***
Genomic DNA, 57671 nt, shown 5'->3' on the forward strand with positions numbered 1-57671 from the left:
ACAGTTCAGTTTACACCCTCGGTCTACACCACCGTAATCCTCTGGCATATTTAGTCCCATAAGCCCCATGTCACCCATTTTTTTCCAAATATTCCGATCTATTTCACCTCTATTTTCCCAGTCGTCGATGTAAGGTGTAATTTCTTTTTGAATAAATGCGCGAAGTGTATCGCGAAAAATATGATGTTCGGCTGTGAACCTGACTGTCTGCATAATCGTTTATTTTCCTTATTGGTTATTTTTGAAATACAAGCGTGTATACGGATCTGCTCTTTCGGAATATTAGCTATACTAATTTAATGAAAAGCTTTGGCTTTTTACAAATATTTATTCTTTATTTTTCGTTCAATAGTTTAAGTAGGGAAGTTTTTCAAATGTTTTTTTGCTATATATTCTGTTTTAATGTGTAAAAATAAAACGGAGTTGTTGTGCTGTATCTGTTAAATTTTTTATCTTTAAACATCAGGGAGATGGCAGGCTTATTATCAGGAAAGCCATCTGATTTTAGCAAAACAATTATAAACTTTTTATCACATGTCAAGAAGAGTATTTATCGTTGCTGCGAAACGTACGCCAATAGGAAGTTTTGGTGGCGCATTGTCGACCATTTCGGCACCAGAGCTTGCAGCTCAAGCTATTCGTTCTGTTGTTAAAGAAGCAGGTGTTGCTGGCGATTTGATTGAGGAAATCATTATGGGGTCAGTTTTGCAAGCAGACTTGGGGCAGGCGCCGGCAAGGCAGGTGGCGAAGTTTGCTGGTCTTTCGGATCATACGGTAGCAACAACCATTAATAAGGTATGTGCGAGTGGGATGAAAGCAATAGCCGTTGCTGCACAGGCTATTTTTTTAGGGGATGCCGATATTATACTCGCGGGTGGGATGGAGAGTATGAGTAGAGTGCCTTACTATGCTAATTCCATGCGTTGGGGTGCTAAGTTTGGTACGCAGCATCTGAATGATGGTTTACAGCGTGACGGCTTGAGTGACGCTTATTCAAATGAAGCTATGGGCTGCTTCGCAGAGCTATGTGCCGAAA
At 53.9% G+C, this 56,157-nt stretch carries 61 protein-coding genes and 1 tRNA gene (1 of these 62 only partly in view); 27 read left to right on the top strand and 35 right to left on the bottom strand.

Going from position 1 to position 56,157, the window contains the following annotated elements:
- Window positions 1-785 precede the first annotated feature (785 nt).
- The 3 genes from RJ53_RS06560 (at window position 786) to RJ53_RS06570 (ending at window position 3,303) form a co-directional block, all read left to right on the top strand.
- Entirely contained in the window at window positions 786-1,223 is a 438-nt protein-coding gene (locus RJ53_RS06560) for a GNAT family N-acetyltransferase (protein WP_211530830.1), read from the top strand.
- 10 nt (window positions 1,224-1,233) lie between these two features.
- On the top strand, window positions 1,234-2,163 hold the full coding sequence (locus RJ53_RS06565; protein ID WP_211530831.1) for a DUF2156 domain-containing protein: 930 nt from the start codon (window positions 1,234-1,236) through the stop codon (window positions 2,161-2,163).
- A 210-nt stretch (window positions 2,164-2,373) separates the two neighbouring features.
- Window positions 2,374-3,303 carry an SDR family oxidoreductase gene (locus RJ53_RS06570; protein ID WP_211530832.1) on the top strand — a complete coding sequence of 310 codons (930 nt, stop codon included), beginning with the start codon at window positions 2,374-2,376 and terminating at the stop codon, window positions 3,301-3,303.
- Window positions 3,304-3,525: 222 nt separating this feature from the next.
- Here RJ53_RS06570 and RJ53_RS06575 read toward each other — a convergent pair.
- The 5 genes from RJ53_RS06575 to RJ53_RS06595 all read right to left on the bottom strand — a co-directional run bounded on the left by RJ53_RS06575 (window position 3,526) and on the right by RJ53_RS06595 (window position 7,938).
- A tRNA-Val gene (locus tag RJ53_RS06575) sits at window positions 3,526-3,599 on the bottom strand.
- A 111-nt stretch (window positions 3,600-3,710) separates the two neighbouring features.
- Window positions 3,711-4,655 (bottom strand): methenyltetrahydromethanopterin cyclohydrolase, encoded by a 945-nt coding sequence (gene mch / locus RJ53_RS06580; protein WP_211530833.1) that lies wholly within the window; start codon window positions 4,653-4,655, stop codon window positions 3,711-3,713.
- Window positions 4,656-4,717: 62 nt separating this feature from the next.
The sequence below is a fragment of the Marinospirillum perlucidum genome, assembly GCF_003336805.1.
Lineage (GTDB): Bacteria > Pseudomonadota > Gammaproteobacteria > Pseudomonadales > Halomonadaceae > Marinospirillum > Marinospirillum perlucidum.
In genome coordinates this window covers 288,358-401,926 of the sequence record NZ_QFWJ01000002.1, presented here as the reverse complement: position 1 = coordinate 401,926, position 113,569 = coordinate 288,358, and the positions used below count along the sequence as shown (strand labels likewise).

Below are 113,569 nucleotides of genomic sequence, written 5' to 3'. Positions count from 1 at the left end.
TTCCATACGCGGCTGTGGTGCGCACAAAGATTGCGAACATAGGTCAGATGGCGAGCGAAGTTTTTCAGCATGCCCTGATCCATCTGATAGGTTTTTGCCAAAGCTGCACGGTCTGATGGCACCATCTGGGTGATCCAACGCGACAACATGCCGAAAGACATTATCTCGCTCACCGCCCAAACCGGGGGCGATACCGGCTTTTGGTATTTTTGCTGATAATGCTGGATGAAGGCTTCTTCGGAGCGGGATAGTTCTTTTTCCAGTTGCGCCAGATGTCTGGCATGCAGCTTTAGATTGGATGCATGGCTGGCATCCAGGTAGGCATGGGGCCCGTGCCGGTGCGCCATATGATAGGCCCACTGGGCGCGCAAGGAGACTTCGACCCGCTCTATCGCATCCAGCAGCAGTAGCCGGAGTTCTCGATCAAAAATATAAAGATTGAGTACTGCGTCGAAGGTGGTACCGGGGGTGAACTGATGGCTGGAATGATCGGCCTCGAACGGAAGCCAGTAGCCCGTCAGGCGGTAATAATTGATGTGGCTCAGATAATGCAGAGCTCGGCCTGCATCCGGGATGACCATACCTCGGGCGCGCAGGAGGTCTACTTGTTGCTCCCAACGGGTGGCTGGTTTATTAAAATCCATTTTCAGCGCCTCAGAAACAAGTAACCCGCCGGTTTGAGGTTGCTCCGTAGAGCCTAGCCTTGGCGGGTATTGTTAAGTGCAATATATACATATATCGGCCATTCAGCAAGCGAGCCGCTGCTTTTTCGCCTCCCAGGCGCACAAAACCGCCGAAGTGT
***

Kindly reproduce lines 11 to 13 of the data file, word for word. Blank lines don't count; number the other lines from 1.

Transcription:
- Window positions 2,374-3,303 carry an SDR family oxidoreductase gene (locus RJ53_RS06570; protein ID WP_211530832.1) on the top strand — a complete coding sequence of 310 codons (930 nt, stop codon included), beginning with the start codon at window positions 2,374-2,376 and terminating at the stop codon, window positions 3,301-3,303.
- Window positions 3,304-3,525: 222 nt separating this feature from the next.
- Here RJ53_RS06570 and RJ53_RS06575 read toward each other — a convergent pair.